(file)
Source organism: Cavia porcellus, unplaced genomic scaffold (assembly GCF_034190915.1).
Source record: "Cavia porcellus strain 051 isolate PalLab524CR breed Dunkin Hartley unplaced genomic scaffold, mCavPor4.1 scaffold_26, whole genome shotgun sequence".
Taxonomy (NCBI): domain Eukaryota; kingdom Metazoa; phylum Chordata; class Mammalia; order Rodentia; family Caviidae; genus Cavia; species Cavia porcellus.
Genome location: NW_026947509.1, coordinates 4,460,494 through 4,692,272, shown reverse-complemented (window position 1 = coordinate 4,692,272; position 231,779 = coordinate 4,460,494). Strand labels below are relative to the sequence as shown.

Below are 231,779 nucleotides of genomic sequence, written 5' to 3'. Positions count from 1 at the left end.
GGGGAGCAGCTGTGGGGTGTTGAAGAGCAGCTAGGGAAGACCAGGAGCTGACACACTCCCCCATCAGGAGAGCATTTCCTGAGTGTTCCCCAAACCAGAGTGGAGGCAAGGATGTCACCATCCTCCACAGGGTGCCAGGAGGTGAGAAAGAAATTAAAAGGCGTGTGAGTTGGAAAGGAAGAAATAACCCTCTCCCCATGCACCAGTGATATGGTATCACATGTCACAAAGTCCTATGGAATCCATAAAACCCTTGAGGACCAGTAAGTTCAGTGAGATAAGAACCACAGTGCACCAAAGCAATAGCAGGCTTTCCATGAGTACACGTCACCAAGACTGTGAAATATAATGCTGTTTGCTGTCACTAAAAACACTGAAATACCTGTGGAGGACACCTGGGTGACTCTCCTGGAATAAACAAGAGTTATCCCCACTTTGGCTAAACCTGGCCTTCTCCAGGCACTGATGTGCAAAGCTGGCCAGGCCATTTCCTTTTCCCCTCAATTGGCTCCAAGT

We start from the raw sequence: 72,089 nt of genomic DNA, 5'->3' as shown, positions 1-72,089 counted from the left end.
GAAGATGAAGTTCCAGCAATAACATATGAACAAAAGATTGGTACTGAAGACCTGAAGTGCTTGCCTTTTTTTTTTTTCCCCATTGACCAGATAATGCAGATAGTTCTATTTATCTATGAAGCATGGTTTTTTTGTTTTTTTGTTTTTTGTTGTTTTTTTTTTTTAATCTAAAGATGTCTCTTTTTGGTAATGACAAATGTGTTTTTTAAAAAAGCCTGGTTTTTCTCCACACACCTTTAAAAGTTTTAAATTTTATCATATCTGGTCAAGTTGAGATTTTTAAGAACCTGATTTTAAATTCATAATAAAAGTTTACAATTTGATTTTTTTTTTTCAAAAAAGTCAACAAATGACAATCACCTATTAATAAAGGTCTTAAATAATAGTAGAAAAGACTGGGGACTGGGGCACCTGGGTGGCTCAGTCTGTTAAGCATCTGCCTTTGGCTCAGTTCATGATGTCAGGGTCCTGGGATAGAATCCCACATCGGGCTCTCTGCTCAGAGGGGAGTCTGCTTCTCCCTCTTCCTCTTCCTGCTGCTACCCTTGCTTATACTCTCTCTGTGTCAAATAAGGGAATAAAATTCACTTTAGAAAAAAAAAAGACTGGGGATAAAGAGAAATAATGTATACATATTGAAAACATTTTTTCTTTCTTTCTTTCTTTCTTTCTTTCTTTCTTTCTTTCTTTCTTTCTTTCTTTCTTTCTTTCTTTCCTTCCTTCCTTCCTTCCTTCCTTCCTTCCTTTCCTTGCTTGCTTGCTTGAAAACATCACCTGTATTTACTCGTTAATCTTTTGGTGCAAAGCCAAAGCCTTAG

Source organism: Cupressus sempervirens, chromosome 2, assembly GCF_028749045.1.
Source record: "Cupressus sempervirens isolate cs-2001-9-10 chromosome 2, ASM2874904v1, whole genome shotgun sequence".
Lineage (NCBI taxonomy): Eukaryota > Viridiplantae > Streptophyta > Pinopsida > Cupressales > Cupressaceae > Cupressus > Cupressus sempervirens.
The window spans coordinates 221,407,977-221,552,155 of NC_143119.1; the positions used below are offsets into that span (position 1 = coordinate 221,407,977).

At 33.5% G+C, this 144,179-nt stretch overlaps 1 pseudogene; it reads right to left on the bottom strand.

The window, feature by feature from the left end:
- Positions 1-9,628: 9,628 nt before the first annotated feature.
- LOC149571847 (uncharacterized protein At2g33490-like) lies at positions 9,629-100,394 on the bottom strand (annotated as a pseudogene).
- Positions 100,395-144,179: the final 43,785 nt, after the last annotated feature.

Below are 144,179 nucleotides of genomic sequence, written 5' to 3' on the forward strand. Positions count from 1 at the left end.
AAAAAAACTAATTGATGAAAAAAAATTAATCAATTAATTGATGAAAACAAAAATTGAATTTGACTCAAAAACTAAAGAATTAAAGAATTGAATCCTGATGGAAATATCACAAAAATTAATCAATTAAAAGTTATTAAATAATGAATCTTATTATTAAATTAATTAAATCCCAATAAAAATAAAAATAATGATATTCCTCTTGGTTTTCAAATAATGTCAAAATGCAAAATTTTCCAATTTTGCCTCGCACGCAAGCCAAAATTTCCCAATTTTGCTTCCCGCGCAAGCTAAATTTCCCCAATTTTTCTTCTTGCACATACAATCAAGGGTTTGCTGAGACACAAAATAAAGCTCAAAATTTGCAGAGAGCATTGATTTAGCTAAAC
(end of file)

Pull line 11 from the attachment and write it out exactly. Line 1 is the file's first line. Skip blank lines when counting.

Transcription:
Lineage (NCBI taxonomy): Eukaryota > Viridiplantae > Streptophyta > Pinopsida > Cupressales > Cupressaceae > Cupressus > Cupressus sempervirens.